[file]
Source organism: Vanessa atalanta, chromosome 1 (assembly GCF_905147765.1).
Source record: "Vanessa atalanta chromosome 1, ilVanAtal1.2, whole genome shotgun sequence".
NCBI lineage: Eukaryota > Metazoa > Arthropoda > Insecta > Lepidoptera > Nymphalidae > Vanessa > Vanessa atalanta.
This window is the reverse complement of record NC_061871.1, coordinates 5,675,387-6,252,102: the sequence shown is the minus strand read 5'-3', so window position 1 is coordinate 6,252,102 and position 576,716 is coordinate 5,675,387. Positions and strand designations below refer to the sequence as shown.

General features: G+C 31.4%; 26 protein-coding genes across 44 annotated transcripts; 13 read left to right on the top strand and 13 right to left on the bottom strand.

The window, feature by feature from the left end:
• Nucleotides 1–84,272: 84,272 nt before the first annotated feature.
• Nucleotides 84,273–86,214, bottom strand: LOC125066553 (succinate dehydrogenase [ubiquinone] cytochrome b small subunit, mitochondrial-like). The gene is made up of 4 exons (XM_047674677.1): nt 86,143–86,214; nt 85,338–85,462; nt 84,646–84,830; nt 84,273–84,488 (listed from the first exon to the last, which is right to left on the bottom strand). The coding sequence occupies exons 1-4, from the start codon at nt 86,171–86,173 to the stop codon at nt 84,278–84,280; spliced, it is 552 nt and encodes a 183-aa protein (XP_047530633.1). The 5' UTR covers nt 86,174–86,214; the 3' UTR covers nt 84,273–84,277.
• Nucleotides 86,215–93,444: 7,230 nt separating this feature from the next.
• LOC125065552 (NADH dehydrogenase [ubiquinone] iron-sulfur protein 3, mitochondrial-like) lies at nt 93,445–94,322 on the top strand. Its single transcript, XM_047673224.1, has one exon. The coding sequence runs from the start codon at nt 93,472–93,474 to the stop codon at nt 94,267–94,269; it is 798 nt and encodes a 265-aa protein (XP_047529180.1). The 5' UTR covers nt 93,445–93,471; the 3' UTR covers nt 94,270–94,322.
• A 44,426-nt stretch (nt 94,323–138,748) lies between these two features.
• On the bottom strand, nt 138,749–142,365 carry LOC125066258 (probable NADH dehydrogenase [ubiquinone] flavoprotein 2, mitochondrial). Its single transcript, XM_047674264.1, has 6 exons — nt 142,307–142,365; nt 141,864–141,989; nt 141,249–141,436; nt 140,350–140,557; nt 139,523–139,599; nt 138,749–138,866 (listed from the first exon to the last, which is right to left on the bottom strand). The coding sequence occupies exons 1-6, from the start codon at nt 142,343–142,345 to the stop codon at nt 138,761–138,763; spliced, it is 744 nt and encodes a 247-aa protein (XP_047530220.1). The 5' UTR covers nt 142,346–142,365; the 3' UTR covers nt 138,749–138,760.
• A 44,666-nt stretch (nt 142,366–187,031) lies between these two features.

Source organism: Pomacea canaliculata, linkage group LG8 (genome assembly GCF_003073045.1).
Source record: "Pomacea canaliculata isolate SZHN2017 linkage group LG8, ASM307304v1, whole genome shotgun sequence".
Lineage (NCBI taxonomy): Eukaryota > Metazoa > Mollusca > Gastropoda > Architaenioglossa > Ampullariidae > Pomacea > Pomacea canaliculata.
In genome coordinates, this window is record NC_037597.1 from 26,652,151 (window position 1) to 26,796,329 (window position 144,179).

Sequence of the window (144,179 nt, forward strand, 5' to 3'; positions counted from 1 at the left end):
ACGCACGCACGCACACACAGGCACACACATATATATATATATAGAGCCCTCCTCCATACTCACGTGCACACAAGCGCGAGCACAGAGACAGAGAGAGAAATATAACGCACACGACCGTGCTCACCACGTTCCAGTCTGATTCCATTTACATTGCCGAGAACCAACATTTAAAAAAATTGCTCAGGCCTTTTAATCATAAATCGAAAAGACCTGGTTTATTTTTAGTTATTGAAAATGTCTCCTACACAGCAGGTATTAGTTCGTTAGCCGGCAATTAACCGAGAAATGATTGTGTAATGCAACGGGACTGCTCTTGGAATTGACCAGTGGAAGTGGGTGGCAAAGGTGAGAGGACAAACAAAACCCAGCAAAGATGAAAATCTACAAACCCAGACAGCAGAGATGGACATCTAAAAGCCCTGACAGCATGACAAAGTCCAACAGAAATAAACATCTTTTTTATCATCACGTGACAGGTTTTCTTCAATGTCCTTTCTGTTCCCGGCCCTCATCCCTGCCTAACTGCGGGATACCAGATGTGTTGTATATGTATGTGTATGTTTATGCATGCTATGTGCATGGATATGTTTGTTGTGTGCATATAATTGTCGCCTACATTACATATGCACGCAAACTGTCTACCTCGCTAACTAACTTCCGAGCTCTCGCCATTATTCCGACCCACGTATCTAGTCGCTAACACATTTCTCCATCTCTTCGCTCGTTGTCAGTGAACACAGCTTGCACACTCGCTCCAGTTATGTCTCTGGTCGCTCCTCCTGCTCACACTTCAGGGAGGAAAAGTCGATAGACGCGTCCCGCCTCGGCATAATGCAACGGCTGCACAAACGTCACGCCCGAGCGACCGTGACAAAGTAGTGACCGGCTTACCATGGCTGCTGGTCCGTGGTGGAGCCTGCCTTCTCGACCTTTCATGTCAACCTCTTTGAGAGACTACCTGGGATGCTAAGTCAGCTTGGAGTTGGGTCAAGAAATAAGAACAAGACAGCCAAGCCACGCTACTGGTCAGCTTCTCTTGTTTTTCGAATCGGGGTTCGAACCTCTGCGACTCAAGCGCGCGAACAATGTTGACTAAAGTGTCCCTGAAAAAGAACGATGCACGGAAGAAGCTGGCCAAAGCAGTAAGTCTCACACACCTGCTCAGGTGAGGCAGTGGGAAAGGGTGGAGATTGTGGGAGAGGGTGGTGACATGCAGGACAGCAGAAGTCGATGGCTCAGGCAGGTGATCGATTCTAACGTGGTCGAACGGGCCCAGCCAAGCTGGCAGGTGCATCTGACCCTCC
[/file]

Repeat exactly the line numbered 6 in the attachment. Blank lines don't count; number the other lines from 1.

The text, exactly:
The window, feature by feature from the left end: